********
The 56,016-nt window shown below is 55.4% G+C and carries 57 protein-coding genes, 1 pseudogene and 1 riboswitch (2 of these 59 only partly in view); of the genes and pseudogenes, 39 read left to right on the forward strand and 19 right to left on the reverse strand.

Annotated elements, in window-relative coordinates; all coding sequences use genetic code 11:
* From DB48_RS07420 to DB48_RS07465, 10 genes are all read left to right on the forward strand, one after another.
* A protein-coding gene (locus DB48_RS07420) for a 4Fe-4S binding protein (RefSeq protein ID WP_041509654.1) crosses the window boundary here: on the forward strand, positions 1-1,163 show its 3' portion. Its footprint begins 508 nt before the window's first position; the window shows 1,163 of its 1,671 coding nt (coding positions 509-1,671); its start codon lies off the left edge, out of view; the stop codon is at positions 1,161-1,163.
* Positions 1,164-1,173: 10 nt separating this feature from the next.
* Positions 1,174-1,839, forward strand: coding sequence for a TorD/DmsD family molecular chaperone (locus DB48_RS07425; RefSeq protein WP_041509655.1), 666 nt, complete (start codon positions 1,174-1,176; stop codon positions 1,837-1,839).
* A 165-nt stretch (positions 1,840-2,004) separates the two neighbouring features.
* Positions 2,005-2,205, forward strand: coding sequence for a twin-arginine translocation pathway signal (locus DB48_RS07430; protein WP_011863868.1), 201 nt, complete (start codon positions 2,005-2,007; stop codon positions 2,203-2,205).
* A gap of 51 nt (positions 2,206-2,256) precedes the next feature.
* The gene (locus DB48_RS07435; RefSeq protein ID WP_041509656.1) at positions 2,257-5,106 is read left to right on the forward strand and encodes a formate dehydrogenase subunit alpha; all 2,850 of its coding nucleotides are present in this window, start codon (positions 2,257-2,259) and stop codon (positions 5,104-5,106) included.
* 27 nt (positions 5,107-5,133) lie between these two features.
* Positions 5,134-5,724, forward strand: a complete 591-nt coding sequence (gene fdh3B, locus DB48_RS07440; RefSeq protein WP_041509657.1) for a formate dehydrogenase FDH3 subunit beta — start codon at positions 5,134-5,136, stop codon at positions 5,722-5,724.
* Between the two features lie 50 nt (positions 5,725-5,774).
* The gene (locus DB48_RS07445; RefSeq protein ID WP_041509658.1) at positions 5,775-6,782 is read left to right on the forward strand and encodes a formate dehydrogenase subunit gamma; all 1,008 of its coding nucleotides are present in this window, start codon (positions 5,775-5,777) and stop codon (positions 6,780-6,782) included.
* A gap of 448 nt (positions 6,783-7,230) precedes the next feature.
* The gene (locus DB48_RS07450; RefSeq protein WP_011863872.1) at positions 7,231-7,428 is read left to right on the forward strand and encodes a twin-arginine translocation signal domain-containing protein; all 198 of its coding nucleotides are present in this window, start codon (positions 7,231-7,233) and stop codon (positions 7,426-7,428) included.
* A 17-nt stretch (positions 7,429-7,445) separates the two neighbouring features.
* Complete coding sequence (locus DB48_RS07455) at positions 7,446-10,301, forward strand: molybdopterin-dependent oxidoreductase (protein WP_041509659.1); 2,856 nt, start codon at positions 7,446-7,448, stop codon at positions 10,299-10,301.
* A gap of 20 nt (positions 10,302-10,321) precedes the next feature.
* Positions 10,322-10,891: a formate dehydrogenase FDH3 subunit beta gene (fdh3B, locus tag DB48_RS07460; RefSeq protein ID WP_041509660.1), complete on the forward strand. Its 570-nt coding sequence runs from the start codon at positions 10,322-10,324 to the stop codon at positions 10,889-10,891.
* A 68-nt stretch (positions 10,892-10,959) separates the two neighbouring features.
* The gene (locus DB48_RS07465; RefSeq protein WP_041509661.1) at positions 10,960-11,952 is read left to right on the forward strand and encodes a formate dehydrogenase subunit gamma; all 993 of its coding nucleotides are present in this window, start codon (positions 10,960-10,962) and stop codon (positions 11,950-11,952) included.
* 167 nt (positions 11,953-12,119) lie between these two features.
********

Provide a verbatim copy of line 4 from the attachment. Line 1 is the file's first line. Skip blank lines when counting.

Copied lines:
* A protein-coding gene (locus DB48_RS07420) for a 4Fe-4S binding protein (RefSeq protein ID WP_041509654.1) crosses the window boundary here: on the forward strand, positions 1-1,163 show its 3' portion. Its footprint begins 508 nt before the window's first position; the window shows 1,163 of its 1,671 coding nt (coding positions 509-1,671); its start codon lies off the left edge, out of view; the stop codon is at positions 1,161-1,163.